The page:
By New Year’s 2014 – Driving along a coastal road in Nova Scotia, we turned off on a side road leading to a town called White Point.  It turned out to be a small fishing village, maybe a dozen homes and eight or ten fishing boats in the harbor.  At the far side of “town” was a path leading out onto a peninsula, about half open meadow, and half wooded.  The ocean waves swept the shores on both sides while seabirds soared overhead.  We walked passed a grave, marked “The Unknown Sailor”, and I told Chari that we found the place where she could scatter my ashes (hopefully not for another fifty years or so!) 

Also in Nova Scotia, near the town of Lunenburg, we kayaked in an area known as Blue Rocks.  Paddling through the calm waters, among rocks and islands covered with a golden colored seaweed was absolutely beautiful…  rivaling the Antelope Canyon paddle on Lake Powell as the prettiest paddle I’ve ever done.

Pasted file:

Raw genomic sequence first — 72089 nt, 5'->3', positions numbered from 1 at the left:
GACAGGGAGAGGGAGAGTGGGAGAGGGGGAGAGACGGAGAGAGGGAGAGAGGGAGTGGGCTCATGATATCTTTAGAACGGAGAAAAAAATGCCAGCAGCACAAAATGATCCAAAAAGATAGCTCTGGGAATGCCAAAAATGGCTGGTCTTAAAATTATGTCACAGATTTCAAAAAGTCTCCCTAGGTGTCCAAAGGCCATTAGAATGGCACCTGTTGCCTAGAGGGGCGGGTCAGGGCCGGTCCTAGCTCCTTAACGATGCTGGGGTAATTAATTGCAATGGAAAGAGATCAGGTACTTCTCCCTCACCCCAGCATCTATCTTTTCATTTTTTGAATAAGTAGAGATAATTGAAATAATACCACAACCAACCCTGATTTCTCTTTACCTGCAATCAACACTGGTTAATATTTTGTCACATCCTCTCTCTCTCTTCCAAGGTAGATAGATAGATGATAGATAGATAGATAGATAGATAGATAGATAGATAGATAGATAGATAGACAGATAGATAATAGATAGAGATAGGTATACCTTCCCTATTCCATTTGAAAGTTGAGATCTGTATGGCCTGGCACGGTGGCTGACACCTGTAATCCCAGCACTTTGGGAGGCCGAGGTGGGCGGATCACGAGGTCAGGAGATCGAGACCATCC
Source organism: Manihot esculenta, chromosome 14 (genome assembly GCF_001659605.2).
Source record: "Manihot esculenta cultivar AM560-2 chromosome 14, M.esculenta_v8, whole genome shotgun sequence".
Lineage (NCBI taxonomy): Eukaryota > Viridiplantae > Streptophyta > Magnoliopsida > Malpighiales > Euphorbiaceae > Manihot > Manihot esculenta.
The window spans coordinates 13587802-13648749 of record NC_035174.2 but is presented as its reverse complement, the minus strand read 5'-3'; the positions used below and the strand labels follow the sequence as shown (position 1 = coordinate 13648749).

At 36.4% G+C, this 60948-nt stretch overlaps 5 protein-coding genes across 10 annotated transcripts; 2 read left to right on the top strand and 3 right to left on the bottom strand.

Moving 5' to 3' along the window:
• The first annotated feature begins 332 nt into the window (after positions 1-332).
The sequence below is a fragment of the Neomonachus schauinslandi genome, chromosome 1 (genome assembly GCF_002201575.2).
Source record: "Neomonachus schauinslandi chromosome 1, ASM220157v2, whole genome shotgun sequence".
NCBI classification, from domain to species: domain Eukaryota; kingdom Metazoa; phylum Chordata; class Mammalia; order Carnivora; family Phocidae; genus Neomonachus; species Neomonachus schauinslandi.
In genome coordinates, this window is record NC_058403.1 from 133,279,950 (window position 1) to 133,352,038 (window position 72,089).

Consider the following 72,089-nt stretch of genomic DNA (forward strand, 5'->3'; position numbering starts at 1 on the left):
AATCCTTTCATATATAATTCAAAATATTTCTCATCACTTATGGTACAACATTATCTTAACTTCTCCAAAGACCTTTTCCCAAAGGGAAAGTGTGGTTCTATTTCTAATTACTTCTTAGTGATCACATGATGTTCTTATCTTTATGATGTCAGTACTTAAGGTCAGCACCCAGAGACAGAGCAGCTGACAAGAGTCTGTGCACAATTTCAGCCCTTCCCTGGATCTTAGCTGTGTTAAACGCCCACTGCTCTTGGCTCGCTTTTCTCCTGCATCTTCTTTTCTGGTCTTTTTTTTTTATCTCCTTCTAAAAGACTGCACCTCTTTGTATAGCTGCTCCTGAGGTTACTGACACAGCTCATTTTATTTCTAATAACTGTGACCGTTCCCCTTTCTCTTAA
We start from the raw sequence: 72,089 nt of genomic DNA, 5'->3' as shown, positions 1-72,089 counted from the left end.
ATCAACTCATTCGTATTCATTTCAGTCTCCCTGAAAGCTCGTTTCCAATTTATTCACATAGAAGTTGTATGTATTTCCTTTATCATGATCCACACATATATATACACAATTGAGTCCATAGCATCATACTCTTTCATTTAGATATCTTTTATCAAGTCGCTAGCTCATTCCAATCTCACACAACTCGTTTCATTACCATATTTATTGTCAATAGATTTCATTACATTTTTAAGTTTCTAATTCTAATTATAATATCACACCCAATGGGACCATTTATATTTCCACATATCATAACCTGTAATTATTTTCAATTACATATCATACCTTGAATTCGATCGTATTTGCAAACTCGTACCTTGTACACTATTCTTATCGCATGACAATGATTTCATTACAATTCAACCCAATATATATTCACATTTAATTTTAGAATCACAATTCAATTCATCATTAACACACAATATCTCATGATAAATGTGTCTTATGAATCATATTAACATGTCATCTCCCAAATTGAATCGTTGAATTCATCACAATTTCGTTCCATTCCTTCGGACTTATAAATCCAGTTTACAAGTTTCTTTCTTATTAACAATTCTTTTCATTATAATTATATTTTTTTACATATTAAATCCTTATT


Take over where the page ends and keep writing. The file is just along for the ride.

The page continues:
5-    I’d like my life of wandering with Chari to go on forever.

By New Year’s 2014 – Still working on this one, and now we’ve got another year under our belts! 

Overall, I’d say that four out of five is pretty darn good, and as for having a great adventure?  Well, Life is an adventure, and we’re having one every day, so I guess that makes five out of five! 

What are my goals for 2014?  I can’t think of any from last year that I would change.  Let’s just list the same goals again!

Here’s Opal’s Top 5 For 2013

1-   I want to actually catch a squirrel.

By New Year’s 2014 – Still working on this one.  But, I’ve come close a couple of times.  For 2014, I’m going to add “catching a pelican”.  Either one will do!

2-  I want to run and roll in the sand on 10,000 more beaches.

By New Year’s 2014 – Only 8372 to go!

3-  I want Mom and Dad to take me everywhere and not leave me in the stinkin’ trailer.

By New Year’s 2014 – We’re not making any headway on this one.  What does it take to educate those people?  Guess I’ll still need to keep rolling my big brown eyes at them when they look like they’re going to leave me alone.

4-  I want “people food” with every meal.

By New Year’s 2014 – We’re doing good, but we’re not up to 100% yet.  We’ll keep this one on the list too.

5- Just once, I want to be left alone after I’ve fallen asleep for the evening instead of getting woke up to go out and pee. 

By New Year’s 2014 – They actually did it!  Once.  Let’s shoot for two times in 2014.

Our Top Ten Campgrounds For June 2012- June 2013